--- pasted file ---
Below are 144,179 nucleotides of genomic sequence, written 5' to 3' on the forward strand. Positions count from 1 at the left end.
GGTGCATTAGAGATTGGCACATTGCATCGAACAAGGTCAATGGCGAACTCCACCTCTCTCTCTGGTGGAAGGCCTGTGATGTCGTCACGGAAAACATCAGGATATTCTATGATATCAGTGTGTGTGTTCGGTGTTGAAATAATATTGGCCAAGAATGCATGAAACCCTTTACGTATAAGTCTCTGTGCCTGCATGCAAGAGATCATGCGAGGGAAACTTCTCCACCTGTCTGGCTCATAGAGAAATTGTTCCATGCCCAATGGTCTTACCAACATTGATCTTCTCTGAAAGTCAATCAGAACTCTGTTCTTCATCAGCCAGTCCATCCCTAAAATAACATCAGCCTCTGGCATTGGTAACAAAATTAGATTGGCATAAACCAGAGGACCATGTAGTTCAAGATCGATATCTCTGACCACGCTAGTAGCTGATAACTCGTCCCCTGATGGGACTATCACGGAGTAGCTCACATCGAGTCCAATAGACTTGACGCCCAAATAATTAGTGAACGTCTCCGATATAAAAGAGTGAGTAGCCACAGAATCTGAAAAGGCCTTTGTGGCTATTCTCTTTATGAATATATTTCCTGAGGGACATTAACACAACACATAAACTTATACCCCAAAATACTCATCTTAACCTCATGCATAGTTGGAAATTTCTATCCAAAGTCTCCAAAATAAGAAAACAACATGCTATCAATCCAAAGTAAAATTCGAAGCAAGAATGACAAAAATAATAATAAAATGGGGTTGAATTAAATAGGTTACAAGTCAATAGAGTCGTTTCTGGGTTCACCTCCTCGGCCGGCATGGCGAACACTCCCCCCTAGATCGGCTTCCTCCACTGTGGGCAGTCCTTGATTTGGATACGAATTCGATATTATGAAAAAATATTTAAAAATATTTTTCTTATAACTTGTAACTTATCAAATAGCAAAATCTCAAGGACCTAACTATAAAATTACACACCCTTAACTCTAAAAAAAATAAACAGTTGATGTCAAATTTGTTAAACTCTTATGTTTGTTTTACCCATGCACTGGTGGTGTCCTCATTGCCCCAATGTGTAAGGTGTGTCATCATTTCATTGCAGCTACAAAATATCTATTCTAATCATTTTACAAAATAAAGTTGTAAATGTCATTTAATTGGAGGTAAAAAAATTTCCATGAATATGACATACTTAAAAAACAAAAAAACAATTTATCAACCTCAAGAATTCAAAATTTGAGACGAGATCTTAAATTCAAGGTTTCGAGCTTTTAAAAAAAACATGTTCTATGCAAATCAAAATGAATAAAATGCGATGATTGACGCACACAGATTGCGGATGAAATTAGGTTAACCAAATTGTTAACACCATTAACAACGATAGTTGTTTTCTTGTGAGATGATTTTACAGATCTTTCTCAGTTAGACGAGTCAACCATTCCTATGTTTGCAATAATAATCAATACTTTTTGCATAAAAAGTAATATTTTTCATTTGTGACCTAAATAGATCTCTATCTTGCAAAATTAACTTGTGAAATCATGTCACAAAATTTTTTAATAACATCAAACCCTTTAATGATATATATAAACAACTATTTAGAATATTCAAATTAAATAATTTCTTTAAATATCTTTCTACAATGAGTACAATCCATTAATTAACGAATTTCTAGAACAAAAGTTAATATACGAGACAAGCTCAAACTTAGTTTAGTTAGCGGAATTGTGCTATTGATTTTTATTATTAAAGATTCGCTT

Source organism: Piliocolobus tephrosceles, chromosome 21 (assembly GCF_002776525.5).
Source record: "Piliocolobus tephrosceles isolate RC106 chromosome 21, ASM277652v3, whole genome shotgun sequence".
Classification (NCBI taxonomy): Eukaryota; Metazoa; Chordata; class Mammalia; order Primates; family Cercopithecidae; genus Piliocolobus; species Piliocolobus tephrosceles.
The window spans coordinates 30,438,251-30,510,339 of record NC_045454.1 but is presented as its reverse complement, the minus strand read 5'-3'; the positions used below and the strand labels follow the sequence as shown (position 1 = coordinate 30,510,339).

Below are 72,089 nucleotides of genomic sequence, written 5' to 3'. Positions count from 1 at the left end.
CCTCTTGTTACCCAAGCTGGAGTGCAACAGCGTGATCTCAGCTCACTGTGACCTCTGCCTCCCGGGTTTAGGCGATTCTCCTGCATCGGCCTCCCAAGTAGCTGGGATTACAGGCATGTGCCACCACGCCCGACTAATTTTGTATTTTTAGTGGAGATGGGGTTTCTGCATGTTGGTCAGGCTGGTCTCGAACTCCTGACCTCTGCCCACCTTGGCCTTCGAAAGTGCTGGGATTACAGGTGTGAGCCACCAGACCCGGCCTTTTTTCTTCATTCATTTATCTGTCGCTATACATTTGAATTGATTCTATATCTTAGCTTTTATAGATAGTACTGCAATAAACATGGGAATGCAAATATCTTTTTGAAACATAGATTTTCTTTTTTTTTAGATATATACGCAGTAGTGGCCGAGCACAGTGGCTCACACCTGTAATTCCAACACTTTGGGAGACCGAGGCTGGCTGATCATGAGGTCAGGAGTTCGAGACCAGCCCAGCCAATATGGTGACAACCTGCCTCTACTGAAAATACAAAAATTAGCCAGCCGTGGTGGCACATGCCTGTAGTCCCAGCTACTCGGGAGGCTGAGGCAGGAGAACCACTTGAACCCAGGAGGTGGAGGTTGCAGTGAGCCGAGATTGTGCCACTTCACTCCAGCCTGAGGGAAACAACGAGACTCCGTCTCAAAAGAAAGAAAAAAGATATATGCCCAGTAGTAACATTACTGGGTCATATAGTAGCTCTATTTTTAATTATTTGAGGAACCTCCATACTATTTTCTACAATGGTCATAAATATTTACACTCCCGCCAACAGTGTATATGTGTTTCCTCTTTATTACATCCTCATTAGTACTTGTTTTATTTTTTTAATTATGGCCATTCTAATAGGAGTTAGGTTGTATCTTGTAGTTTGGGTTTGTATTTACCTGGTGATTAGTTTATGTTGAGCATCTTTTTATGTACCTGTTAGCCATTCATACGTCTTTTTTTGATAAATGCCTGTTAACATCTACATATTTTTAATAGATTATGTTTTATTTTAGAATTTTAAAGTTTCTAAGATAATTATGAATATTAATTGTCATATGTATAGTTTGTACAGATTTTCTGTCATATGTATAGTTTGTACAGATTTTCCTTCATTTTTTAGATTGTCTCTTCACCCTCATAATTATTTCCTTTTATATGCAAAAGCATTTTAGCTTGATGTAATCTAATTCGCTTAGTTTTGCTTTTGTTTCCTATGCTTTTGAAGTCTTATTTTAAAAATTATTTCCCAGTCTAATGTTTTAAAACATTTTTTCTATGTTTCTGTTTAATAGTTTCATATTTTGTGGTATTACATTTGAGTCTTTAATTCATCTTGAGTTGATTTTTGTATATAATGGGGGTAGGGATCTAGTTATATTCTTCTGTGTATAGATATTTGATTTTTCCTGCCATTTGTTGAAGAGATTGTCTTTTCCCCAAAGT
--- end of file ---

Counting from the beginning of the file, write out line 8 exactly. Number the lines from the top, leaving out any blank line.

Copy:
CCTCTTGTTACCCAAGCTGGAGTGCAACAGCGTGATCTCAGCTCACTGTGACCTCTGCCTCCCGGGTTTAGGCGATTCTCCTGCATCGGCCTCCCAAGTAGCTGGGATTACAGGCATGTGCCACCACGCCCGACTAATTTTGTATTTTTAGTGGAGATGGGGTTTCTGCATGTTGGTCAGGCTGGTCTCGAACTCCTGACCTCTGCCCACCTTGGCCTTCGAAAGTGCTGGGATTACAGGTGTGAGCCACCAGACCCGGCCTTTTTTCTTCATTCATTTATCTGTCGCTATACATTTGAATTGATTCTATATCTTAGCTTTTATAGATAGTACTGCAATAAACATGGGAATGCAAATATCTTTTTGAAACATAGATTTTCTTTTTTTTTAGATATATACGCAGTAGTGGCCGAGCACAGTGGCTCACACCTGTAATTCCAACACTTTGGGAGACCGAGGCTGGCTGATCATGAGGTCAGGAGTTCGAGACCAGCCCAGCCAATATGGTGACAACCTGCCTCTACTGAAAATACAAAAATTAGCCAGCCGTGGTGGCACATGCCTGTAGTCCCAGCTACTCGGGAGGCTGAGGCAGGAGAACCACTTGAACCCAGGAGGTGGAGGTTGCAGTGAGCCGAGATTGTGCCACTTCACTCCAGCCTGAGGGAAACAACGAGACTCCGTCTCAAAAGAAAGAAAAAAGATATATGCCCAGTAGTAACATTACTGGGTCATATAGTAGCTCTATTTTTAATTATTTGAGGAACCTCCATACTATTTTCTACAATGGTCATAAATATTTACACTCCCGCCAACAGTGTATATGTGTTTCCTCTTTATTACATCCTCATTAGTACTTGTTTTATTTTTTTAATTATGGCCATTCTAATAGGAGTTAGGTTGTATCTTGTAGTTTGGGTTTGTATTTACCTGGTGATTAGTTTATGTTGAGCATCTTTTTATGTACCTGTTAGCCATTCATACGTCTTTTTTTGATAAATGCCTGTTAACATCTACATATTTTTAATAGATTATGTTTTATTTTAGAATTTTAAAGTTTCTAAGATAATTATGAATATTAATTGTCATATGTATAGTTTGTACAGATTTTCTGTCATATGTATAGTTTGTACAGATTTTCCTTCATTTTTTAGATTGTCTCTTCACCCTCATAATTATTTCCTTTTATATGCAAAAGCATTTTAGCTTGATGTAATCTAATTCGCTTAGTTTTGCTTTTGTTTCCTATGCTTTTGAAGTCTTATTTTAAAAATTATTTCCCAGTCTAATGTTTTAAAACATTTTTTCTATGTTTCTGTTTAATAGTTTCATATTTTGTGGTATTACATTTGAGTCTTTAATTCATCTTGAGTTGATTTTTGTATATAATGGGGGTAGGGATCTAGTTATATTCTTCTGTGTATAGATATTTGATTTTTCCTGCCATTTGTTGAAGAGATTGTCTTTTCCCCAAAGT